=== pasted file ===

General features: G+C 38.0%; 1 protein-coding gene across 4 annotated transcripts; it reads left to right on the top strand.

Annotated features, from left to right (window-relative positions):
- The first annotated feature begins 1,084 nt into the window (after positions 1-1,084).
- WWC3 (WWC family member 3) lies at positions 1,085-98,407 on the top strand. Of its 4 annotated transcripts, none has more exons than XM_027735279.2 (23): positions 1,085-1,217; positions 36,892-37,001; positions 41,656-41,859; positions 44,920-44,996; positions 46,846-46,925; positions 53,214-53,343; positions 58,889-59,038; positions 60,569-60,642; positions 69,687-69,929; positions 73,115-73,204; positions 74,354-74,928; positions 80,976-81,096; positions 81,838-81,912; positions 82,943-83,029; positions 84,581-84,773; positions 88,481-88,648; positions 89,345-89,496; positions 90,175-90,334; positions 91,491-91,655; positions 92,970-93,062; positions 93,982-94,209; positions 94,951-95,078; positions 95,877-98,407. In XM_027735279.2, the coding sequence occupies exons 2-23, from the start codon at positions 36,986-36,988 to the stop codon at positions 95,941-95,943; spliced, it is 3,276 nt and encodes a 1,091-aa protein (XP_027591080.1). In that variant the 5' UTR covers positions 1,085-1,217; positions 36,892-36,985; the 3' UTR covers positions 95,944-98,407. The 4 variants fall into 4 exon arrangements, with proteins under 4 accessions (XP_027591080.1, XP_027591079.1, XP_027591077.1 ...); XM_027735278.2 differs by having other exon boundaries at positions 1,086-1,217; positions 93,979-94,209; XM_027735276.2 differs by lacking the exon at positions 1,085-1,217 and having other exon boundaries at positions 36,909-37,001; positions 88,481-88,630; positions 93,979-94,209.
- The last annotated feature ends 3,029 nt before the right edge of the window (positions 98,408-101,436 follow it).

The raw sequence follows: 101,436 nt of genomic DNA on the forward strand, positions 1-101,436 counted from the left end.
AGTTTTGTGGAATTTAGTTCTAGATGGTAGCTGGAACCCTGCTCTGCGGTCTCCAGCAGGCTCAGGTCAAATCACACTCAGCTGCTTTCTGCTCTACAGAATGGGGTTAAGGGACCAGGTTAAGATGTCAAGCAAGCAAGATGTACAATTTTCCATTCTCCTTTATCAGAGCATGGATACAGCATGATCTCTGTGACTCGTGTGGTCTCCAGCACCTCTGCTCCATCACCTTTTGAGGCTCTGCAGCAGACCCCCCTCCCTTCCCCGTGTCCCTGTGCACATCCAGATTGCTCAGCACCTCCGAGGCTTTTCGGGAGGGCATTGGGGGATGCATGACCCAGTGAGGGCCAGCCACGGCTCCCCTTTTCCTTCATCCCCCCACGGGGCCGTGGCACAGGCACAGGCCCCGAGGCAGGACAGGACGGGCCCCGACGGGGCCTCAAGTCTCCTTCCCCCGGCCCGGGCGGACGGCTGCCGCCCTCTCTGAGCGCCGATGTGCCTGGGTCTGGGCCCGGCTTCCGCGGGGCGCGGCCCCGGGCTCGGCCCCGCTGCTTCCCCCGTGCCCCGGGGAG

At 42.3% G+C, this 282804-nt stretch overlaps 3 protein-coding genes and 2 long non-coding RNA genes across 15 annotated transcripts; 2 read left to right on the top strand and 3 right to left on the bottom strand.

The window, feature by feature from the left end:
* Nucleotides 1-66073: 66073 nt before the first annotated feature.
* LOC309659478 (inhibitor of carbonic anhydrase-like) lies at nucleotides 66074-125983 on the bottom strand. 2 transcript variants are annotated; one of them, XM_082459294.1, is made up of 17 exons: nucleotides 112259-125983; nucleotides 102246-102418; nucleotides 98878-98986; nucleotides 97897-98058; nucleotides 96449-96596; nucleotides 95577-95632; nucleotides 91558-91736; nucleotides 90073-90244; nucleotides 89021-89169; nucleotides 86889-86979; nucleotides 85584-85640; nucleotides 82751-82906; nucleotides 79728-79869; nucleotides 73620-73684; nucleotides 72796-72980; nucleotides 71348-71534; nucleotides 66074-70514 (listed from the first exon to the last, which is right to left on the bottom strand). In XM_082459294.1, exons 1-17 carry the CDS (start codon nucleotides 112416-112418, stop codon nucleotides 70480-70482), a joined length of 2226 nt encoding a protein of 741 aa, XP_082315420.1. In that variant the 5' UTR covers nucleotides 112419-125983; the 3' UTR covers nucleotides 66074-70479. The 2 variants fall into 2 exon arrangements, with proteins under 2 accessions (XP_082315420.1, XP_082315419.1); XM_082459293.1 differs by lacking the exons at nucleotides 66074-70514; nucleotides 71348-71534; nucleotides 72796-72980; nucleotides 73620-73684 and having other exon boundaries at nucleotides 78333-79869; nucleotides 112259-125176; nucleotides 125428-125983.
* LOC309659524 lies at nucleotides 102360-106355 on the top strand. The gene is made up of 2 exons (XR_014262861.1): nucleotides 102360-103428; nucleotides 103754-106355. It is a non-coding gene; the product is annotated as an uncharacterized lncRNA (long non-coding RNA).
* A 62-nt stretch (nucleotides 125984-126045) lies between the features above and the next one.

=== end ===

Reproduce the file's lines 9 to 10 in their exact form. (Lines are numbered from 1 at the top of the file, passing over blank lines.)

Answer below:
The window, feature by feature from the left end:
* Nucleotides 1-66073: 66073 nt before the first annotated feature.